[00:08:09] Brandon Pindulic: But it's from a compounding standpoint of a collection of small businesses. I don't take the hold forever approach, and I also don't take the, I need to sell this in a certain period of time, PE approach. It's kind of more of like, I think John Ballone said it like, everything's got a price there at some point. Like, I'm willing to deal with somebody and, and make a sale. I'm willing to hold. But it's a compounding approach. We can buy a business at sub three x earnings or a good business at four x, you know, whatever. And we can grow it, and there's multiple expansion in there and things like that. I think it's a great way to live your life and, and make a good bit of money. And I'm absolutely focused on autonomy.
[00:08:47] Brandon Pindulic: So I think that's really important for me. So that's why, you know, never say never, but, I don't see myself, especially with my background, so I don't see myself raising a fund. I'll syndicate a deal and I'll do deals with debt. I don't think I'm gonna take a fund approach. So I like the holding company model. I think that I'm gonna get, and this is a big part of what we're getting into in the new year, doing it in a much more structured way. So the way we're dealing it now is two incubations and two acquisitions.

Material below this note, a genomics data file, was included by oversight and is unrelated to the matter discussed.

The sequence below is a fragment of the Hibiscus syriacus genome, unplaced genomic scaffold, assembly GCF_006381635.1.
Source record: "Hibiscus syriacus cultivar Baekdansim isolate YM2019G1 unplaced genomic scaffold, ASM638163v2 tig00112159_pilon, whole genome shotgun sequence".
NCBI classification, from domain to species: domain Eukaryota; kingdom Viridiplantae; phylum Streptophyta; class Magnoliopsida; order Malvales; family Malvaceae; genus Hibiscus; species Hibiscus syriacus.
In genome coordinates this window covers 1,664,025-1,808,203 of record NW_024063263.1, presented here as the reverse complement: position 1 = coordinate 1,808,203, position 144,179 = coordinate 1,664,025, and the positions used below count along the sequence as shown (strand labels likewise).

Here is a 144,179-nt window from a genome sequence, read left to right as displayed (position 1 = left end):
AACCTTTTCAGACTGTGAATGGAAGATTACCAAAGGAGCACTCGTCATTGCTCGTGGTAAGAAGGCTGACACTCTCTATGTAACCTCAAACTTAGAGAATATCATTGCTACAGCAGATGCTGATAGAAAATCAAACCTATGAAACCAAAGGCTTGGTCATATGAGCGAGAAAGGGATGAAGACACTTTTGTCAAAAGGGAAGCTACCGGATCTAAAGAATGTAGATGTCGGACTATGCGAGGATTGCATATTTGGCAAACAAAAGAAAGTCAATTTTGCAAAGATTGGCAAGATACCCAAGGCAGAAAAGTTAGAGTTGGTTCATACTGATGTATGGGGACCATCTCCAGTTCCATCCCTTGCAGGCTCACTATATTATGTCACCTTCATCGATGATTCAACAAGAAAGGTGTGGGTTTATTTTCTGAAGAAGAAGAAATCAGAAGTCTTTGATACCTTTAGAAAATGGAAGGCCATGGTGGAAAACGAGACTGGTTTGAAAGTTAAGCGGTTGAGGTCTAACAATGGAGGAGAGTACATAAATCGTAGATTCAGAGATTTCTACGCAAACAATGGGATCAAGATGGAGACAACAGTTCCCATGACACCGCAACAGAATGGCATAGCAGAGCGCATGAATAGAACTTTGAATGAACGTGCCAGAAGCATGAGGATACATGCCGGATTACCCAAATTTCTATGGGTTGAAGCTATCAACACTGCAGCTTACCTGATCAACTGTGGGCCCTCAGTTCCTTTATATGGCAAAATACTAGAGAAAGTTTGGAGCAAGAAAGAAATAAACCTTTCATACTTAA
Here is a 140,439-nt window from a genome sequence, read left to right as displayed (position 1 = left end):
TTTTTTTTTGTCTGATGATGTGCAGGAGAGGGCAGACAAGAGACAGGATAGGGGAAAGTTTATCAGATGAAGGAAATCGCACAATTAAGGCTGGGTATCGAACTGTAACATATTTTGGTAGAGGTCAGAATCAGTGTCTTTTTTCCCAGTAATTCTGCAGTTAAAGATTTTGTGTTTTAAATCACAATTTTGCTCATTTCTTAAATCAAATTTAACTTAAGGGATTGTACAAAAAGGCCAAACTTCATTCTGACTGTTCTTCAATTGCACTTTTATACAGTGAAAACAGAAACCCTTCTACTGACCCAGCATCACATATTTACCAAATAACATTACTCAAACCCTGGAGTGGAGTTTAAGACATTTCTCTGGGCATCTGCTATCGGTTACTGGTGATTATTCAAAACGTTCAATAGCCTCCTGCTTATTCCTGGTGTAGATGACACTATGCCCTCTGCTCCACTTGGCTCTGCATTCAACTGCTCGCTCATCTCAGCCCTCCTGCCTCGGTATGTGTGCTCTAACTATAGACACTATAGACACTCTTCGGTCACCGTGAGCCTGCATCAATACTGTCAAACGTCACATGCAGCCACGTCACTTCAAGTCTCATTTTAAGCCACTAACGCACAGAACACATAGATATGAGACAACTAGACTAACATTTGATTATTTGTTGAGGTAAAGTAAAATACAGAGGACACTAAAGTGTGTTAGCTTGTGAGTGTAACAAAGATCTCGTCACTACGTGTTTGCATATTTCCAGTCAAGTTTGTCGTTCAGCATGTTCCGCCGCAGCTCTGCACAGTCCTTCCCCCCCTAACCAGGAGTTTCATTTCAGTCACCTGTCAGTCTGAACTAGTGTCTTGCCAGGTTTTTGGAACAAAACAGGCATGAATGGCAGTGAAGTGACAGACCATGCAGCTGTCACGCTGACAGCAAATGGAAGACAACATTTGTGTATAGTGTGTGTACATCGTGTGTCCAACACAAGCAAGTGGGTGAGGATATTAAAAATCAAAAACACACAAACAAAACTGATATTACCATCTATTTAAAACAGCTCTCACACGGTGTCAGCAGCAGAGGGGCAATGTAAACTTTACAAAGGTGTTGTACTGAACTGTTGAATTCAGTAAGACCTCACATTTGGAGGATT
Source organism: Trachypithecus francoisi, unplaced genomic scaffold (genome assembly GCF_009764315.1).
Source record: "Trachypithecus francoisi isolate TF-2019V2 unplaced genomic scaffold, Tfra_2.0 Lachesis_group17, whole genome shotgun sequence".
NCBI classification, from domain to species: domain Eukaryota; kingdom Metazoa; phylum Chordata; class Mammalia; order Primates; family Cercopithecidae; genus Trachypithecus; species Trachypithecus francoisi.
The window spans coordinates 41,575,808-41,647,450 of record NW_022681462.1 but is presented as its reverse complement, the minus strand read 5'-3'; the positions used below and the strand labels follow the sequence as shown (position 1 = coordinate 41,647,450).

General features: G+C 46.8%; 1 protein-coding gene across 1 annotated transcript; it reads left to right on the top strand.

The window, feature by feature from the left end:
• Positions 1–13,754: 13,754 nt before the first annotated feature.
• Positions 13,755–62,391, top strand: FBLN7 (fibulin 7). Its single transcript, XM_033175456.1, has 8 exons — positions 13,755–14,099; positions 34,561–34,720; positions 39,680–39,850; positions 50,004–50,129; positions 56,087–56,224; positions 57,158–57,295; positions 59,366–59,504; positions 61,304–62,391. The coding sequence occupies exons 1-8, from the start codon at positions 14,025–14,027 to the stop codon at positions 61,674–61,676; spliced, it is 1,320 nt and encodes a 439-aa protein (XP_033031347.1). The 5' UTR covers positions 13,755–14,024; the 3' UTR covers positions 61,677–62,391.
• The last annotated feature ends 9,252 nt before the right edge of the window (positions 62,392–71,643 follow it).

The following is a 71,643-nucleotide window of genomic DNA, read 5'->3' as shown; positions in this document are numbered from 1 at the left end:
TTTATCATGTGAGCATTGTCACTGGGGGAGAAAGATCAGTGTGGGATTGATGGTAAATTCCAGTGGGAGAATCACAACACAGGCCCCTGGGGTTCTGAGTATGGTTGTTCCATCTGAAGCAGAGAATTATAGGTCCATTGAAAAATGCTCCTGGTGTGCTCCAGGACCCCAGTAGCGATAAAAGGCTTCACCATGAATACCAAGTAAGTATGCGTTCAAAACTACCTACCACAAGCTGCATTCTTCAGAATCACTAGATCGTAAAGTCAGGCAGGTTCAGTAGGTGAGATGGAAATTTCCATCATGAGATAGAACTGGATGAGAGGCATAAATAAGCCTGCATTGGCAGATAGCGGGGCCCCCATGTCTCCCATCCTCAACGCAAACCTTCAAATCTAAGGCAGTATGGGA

[00:09:12] Brandon Pindulic: It could obviously switch a little bit from there, but everything rolls up into that million dollar a year cash flow target which is after debt, after profit sharing, after reinvestment. So that would be like true cash flow out money out of the businesses.
[00:09:27] Brandon Pindulic: If there's something that I don't think will get us at least 10% there in one move, I just don't think I would do that. So that's kind of, I say kind of the North Star metric because if we sell a business and it technically puts us down from a cashflow standpoint, but you get what I'm saying? So.
[00:09:41] David Elikwu: Yeah. Okay. Maybe a different version of that question is like, what does success look like for you, both for the business and also personally?
[00:09:49] Brandon Pindulic: Well, I think it's, I like the idea of de-risking entrepreneurship for others. I think it's people who start companies take it for granted that, you know, they could just start a company. So for me, luck was on my side. I was able to work remotely. I mean, my job was remote in 2014. So I was working remotely, I could start on the side and I had some niche skillset that I was able to monetize on. And I was working in tech where there's, you know, the whole from, from the time I started up until like, even now, I mean, people say it's a recession, it's really not that bad out there in tech. So we've been riding a wave and I think that's important.